I did it anyway. And I’m so glad I did. I met six other artists who lived in my own neighborhood as well as many other artists in the Portland area who participated in the tour. As part of the tour volunteer requirements, I got the chance to interview and write about other tour artists. It was a wonderful, eye-opening experience to peer over the shoulders of other artists as they work and ask questions about their process. I learned about stone carving, printmaking, weaving, bead sculpture, pastels and European egg painting. It was so much fun. And that was all before the tour even started.

The tour came and went with surprising ease. I had so many wonderful, interesting people visit me. I learned more about myself and my art through the process of sharing it with others. One couple donated their kiln to me. Sure, I sold art work. But the biggest benefit for me was doing the demonstrations for the visitors, explaining what I do, how I do it, answering their questions and listening to their stories about their own art experiences.

Before this wonderful experience, I never would’ve pictured myself doing art demos for people at a museum or in my own studio. But that’s what’s great about trying something new, isn’t it? I may have taught others about my work, but I learned so many new things about myself, about other artists and about my community.

Friday, March 06, 2009

King Arthur: Real or Imagined.
It makes a great story either way.

Book review: The Kingmaking
by Helen Hollick

Just like everyone else, I’m familiar with the stories about King Arthur, Guinevere and the knights of the round table. Are they true? Did all this really happen? Did Arthur and Guinevere really exist? The fact is, nobody really knows. The real question is, does it matter? No.

And author, Helen Hollick would agree.

I’ve seen the movies and read other books about Arthur, so when I was received Helen Hollick's ‘The Kingmaking’, a 500 plus page paperback from Sourcebooks, I wondered if this would be another journey into myth and fantasy or an attempt at history. It’s a little of both.

A good book lets me explore new lands, experience life in the past, present or future, and get to know the hearts and minds of the characters. It’s an enriching experience that comforts and inspires me. I treasure my nightly reading time so, if I don’t like one book, I go onto the next. I have to say that I looked forward to picking up 'The Kingmaking' every night. I savored every page.

Author, Helen Hollick created a more ‘real’ Arthur and Gwenhwyfar than I’ve ever encountered before. She creates a world that is believable and realistically detailed. I could tell that she’d actually seen some of the locations she describes. I liked the depiction of the characters daily lives in a down to earth way, the familiar family dramas such as sibling rivalry and the conflicts between paganism, Christianity and the monarchy. Even though it’s not historically accurate, it feels real.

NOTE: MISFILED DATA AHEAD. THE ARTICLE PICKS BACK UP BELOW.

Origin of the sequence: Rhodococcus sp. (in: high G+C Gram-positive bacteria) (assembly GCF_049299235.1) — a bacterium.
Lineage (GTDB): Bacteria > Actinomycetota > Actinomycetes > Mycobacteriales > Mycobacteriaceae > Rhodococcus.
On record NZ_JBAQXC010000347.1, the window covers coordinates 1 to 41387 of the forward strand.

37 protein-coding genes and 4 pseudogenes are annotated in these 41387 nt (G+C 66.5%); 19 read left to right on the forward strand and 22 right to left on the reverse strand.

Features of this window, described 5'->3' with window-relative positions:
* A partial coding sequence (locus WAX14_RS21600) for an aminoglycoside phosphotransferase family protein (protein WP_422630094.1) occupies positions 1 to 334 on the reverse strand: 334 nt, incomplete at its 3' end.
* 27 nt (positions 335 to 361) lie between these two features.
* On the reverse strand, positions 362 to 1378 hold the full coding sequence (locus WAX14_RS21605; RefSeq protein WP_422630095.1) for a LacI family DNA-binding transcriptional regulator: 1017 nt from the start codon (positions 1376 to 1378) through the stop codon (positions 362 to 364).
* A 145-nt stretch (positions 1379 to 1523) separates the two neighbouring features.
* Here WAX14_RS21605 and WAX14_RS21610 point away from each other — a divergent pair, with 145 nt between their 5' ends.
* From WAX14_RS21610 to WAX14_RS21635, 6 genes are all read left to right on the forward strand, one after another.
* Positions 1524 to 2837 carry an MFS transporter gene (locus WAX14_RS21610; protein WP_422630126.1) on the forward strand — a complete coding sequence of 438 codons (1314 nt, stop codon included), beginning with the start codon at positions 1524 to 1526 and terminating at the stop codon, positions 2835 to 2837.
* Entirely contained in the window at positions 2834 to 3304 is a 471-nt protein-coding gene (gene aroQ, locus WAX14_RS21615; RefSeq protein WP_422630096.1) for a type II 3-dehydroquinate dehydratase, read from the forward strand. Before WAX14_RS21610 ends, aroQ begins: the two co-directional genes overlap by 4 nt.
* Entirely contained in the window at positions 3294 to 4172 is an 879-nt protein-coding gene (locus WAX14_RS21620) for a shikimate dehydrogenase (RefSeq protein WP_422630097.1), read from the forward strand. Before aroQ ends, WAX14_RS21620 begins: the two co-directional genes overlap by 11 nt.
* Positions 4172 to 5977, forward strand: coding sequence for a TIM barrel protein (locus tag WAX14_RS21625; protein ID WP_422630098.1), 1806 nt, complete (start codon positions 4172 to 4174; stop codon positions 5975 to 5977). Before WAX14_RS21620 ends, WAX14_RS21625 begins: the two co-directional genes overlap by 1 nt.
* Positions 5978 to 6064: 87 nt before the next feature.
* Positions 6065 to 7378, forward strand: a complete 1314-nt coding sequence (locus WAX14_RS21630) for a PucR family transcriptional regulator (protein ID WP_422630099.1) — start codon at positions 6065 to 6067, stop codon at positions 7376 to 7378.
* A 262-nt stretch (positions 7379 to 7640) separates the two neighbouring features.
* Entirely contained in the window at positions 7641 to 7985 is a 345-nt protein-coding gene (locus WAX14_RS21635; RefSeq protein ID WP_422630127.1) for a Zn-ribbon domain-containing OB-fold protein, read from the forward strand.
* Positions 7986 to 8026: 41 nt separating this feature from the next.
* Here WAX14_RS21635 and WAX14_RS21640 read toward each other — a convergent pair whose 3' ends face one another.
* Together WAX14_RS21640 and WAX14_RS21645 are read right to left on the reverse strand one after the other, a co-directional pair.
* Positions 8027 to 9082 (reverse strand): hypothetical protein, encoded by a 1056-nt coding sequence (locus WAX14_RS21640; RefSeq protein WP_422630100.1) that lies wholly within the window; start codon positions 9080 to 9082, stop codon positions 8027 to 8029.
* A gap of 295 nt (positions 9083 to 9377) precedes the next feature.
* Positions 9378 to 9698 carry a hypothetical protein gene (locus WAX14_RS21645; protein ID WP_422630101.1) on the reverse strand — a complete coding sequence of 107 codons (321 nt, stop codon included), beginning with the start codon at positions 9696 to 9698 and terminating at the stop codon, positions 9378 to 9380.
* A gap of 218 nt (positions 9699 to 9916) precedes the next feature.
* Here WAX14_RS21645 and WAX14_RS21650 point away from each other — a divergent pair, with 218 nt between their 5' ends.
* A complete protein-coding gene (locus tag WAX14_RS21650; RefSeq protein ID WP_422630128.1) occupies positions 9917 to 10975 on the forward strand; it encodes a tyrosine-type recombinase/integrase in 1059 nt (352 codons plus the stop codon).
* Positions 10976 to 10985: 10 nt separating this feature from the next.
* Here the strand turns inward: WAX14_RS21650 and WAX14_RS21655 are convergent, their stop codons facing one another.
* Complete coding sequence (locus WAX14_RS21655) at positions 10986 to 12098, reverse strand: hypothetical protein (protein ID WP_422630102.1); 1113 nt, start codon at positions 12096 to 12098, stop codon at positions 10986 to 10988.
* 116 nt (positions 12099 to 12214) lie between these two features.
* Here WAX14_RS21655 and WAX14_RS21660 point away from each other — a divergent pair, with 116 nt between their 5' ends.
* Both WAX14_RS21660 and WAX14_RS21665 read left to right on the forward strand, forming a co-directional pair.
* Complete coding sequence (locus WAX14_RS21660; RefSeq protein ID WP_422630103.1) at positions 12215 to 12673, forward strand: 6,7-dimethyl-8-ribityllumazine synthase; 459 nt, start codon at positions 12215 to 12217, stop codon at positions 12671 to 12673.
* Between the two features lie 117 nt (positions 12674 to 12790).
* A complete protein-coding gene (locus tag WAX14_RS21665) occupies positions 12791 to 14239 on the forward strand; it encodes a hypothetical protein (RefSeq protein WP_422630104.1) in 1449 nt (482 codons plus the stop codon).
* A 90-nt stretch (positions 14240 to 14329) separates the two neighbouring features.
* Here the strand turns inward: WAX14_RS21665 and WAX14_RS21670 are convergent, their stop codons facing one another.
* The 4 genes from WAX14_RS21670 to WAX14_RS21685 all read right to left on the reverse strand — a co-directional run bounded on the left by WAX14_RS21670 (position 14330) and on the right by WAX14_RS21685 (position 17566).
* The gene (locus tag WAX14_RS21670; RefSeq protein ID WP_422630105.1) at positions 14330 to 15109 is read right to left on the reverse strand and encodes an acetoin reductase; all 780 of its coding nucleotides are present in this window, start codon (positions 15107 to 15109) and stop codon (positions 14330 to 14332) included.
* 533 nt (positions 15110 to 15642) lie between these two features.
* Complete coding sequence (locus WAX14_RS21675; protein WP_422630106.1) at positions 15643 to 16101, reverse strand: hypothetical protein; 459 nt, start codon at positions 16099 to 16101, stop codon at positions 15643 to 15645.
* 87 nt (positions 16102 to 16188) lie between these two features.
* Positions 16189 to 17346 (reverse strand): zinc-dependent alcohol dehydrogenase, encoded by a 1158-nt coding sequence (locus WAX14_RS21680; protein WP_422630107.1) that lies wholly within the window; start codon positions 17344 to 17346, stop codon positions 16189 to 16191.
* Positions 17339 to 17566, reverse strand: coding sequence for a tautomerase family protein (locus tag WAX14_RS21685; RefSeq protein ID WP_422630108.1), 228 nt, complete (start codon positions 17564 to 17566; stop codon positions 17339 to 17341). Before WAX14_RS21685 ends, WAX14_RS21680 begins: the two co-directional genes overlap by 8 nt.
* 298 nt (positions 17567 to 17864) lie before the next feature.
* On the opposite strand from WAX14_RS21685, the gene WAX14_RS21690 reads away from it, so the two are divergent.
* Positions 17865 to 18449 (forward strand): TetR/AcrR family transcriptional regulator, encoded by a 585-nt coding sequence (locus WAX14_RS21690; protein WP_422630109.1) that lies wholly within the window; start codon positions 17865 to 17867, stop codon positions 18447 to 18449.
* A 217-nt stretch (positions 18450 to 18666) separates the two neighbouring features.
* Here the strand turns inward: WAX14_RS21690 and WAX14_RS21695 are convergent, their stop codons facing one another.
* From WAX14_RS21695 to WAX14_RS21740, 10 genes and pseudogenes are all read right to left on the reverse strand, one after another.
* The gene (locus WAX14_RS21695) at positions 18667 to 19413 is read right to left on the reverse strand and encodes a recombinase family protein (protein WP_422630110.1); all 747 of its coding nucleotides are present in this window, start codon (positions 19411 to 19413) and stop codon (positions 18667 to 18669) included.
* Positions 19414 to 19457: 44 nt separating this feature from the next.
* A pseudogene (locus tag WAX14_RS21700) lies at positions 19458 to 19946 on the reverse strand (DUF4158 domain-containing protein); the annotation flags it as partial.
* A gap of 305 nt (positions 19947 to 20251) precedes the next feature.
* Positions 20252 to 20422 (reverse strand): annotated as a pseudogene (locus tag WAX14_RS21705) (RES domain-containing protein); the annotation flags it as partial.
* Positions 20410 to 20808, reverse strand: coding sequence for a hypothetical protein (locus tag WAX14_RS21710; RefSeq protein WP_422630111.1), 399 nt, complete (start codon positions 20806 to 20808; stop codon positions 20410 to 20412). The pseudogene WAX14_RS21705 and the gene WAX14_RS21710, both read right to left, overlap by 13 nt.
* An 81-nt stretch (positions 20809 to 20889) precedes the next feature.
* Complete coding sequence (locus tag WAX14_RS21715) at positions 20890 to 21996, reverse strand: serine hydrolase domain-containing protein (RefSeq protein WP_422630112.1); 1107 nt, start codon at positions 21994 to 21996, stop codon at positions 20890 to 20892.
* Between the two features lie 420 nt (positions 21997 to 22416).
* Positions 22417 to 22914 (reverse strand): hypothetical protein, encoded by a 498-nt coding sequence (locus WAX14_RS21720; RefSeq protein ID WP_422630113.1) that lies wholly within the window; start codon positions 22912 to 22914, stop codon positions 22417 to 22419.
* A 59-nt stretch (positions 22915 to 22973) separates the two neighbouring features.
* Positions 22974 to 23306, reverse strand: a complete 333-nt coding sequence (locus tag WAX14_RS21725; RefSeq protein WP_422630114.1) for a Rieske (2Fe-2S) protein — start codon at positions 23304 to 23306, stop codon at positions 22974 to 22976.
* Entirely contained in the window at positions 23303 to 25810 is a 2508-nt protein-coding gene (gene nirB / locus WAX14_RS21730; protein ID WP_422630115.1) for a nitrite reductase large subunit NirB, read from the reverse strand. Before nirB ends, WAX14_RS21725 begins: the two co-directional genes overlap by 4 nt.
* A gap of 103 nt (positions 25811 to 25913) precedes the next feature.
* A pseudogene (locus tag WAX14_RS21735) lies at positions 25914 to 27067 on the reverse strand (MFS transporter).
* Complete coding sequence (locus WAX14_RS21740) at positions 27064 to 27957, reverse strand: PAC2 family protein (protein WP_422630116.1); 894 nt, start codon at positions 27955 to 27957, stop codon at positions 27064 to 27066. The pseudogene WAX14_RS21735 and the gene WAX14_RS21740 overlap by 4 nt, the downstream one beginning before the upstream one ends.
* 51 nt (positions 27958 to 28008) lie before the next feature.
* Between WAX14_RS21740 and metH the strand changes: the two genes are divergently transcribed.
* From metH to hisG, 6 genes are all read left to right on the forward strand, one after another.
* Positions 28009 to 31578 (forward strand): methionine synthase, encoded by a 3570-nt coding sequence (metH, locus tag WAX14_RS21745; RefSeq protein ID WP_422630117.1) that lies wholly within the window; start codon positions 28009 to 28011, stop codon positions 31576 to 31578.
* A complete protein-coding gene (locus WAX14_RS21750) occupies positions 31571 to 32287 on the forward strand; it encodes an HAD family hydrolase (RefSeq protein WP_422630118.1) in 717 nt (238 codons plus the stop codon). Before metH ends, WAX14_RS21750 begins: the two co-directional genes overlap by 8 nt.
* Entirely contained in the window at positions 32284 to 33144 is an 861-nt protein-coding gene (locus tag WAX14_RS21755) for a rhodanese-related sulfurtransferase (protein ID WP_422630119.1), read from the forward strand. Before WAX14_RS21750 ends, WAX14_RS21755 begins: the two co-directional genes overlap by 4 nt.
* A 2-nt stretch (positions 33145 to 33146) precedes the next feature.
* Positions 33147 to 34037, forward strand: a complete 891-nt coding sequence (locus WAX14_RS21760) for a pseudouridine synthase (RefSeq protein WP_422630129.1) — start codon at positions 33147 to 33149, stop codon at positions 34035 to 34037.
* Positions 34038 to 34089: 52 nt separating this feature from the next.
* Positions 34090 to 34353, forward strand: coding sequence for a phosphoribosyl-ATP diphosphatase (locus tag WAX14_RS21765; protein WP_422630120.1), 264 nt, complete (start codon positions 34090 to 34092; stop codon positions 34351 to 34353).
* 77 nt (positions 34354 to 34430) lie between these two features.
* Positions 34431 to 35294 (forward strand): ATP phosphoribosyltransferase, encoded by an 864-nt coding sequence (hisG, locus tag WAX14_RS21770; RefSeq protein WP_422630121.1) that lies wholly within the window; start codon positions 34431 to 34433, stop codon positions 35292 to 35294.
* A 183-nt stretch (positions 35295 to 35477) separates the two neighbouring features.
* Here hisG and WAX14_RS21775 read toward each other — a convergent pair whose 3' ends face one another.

Hollick says, “I am not expressing fact, merely what might have been. The dates are my own interpretation, gleaned from a hotch-potch of muddled theories and chronologies. They may not ally with those proposed by the professional historian, but as virtually no date of this period can be established as absolute fact, I feel I can justify my theories.”

With this in mind, Hollick sets out to tell her story of the Dark Ages of Britain around 450 AD. The Roman Empire is crumbling leaving tyrant, Vortigern, to rule the British until Arthur, the son of Uthr, can grow up and fight for his right to the throne.

There are battles and lovemaking, political marriages and mistresses, deaths and births, and squabbling heirs to the throne. The usual Arthur, Merlin and sword in the stone myths are missing here.

Hollick explains, “As for Arthur, no one knows if he was real. A few scattered poems and early Welsh bardic tales were adopted by the twelfth century Normans who were responsible for the stories we know so well today. The knights, chivalrous deeds and Round Table belong to this later period, as did the fictitious invention of Lancelot, his adultery with Gwenhwyfar, and Merlin the wizard. You will not find them in my tale.”

Although, I didn’t miss the myths because Hollick’s depiction of a more ‘real’ Arthur was much richer even if it’s not an accurate history, it’s still a great story.

If you ‘d like to learn more about Helen Hollick, her website is ‘The Kingmaking’ is book one in the Pendragon’s Banner Trilogy